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Fish Farming IGCSE

IGCSE Presentation for Cheltenham College
by

Daniel Woolf

on 6 March 2014

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Transcript of Fish Farming IGCSE

Why?
What is Fish Farming?
Types of Fish Farming
How?
Advantages
Fish are high in PROTEIN, low in FAT
Fish are efficient at converting Biomass
Good for human diet
Over 1 billion people eat fish regularly
Demand is growing , putting pressure on wild fish stocks
Like farming controlling variables increases yields
Maintenance of water quality
Water quality is maintained by fresh water moving through the pond, lake or sea tank.
Maintaining flow, filtering and aeration ensures good water quality
-high oxygen levels
-low toxin levels
Interspecific
Competition
Water quality can be monitored
Diet of fish can be controlled
Protection against predators
Pesticides can kill parasites
Quality and yield of fish can be improved
Fish Farming

by Mr Woolf
Fish farming is the principal form of aquaculture.

Fish farming involves raising fish commercially in tanks or enclosures.
Fresh Water
Open system- Usually a lake or pond
Fresh Water
Closed System- Artificial pond or tank
Sea Water
Farmed sea fish grown in special tanks suspened in sea water

Learning outcome:
Explain the methods which are used to farm large numbers of fish to provide a source of protein, including maintenance of water quality, control of intraspecific and interspecific predation, control of disease, removal of waste products, quality and frequency of feeding and the use of selective breeding.

Variables
Water Quality
Competition
Disease & Pests
Feeding frequency & quality
Selective Breeding
Maintenance of water quality 2
In closed systems waste products and left over food build up encouraging microorganism growth. These could cause disease, so the ponds need to be emptied and cleaned regularly.
Interspecific predation is prevented by:
In fresh water farms fish need to be protected from birds and mammals such as otters with netted cages over the ponds.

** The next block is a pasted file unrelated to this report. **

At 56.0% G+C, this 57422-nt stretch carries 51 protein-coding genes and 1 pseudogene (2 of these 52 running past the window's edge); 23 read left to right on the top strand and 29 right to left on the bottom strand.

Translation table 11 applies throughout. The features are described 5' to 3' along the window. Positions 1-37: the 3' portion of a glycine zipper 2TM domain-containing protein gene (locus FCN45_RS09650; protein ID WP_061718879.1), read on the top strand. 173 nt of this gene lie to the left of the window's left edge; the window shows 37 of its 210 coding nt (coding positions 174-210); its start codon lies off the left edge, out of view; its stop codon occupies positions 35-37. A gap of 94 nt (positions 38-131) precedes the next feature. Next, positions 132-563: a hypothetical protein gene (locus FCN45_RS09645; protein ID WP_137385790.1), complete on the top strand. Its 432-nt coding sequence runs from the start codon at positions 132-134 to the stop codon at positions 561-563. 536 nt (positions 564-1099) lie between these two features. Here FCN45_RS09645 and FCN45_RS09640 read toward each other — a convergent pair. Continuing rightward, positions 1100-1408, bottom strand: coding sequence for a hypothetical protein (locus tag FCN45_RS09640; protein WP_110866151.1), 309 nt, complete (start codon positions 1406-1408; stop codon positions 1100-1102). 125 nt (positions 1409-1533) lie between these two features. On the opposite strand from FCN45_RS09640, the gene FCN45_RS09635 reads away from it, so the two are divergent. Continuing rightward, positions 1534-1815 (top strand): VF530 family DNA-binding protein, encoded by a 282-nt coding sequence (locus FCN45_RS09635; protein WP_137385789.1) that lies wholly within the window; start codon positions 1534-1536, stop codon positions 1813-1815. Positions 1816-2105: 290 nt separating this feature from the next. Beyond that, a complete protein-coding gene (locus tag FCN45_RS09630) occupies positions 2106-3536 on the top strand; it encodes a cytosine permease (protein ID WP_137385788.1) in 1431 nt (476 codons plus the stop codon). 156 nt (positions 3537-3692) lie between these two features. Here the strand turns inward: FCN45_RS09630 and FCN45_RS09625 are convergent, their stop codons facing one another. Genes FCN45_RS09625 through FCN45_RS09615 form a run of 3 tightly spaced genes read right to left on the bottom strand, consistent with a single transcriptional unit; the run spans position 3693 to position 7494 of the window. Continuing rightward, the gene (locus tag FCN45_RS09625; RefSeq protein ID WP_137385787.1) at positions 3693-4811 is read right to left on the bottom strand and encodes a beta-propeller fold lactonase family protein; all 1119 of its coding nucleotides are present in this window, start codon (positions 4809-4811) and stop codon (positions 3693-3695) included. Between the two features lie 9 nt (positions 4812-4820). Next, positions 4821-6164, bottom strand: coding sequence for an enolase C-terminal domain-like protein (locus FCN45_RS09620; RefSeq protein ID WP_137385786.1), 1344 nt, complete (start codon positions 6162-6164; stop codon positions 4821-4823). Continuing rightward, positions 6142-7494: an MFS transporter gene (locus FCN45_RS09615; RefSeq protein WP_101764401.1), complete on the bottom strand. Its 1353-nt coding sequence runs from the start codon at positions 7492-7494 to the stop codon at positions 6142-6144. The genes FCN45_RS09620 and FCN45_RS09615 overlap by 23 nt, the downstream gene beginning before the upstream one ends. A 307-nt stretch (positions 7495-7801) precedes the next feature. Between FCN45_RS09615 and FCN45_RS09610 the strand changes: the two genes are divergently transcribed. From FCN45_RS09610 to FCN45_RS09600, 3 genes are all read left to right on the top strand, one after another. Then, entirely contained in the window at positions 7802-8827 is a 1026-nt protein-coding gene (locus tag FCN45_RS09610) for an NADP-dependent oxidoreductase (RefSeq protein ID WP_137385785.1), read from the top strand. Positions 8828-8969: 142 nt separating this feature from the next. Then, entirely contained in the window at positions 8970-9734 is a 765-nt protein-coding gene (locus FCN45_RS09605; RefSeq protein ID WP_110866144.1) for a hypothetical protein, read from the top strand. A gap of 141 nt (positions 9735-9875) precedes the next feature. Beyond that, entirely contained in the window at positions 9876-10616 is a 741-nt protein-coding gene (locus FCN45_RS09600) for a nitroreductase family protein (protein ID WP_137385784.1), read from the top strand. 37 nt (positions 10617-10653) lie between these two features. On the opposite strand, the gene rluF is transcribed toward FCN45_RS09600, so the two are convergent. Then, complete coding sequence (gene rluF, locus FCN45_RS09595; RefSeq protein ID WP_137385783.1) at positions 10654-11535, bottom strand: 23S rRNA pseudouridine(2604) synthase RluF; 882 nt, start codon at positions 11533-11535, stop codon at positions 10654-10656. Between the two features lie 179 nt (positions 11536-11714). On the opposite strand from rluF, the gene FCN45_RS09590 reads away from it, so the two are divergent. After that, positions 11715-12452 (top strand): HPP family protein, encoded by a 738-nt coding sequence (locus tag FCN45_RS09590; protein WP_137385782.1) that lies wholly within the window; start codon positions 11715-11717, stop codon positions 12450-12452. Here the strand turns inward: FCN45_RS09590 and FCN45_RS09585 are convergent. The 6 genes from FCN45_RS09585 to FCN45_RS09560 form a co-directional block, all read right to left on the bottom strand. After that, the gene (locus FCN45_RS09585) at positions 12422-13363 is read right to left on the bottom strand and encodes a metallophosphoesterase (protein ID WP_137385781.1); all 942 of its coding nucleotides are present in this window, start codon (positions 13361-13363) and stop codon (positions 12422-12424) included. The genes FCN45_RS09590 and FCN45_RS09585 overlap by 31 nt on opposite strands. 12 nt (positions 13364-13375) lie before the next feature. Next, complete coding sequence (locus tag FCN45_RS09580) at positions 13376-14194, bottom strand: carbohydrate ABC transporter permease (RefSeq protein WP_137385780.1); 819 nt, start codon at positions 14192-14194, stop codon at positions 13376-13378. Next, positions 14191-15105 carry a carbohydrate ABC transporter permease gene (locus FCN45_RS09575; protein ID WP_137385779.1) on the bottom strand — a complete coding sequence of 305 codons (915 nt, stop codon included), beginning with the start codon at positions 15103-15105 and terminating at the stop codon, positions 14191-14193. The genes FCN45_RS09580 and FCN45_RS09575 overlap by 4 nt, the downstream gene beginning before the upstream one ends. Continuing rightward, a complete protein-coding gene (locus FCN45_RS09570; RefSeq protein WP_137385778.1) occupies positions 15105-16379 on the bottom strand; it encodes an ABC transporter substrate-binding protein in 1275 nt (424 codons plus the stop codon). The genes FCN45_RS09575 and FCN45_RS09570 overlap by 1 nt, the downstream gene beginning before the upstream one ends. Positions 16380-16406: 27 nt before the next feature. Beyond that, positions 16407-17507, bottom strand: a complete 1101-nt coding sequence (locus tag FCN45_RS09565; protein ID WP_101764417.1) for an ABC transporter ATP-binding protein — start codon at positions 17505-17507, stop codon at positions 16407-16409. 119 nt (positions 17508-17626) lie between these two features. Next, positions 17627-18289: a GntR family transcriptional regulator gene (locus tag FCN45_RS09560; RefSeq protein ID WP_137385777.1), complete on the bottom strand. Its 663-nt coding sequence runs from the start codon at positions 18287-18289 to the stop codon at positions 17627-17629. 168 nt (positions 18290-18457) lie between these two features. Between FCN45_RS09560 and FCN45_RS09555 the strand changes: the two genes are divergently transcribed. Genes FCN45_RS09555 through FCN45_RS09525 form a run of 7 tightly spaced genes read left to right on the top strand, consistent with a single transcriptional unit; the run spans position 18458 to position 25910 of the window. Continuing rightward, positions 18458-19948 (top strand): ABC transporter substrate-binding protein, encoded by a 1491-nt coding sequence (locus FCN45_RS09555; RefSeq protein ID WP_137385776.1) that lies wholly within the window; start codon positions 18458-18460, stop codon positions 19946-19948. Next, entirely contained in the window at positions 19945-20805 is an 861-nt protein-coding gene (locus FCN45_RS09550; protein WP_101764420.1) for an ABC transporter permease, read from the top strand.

In sea fish farming the tanks are covered by nets to protect the fish from birds. They are protected from sea predators such as seals and dolphins by strong metal cages.
Different species of fish are kept in separate tanks
Intraspecific
Competition
Intraspecific predation is prevented by:
Keeping the fish in smaller numbers in each tank or pond.
Keeping fish of different ages in different enclosures
Fish of different genders are kept separately (unless being bred)

Disease & Pests
The high densities in which the fish are kept mean they are more prone to pests and diseases. This is avoided by.
Keeping water sterile
The fish are treated with pesticides and antibiotics to control this.
Removing waste products regularly.
Feeding
To increase the size of fish, rate at which they grow and overall yield,fish are fed:

High quality feedstock with essential nutrients maximising energy transfer
Little and often to prevent overeating and discourage competition
Growth hormones can be added

Competiton between different species
Competiton within the same species
Selective Breeding
Farmers can ensure they produce fish with the desired charcteristics.

1.Eggs and sperm from the adult fish are removed and mixed in the lab.

2.The eggs are hatched in tanks of gently flowing water.

3.When the fish have grown to a suitable size the best fish are selected (biggest and most healthy) are allowed to breed.
Disadvantages
Potential spread of disease, as animals are closer together
Antibiotics used may not be degraded before human consumption
Can cause eutrophication from food pellets and animals' faeces
Pestcides could be toxic to non-harmful species
Fish pellets are made from 'wild' fish stocks, and may deplete numbers
Full transcript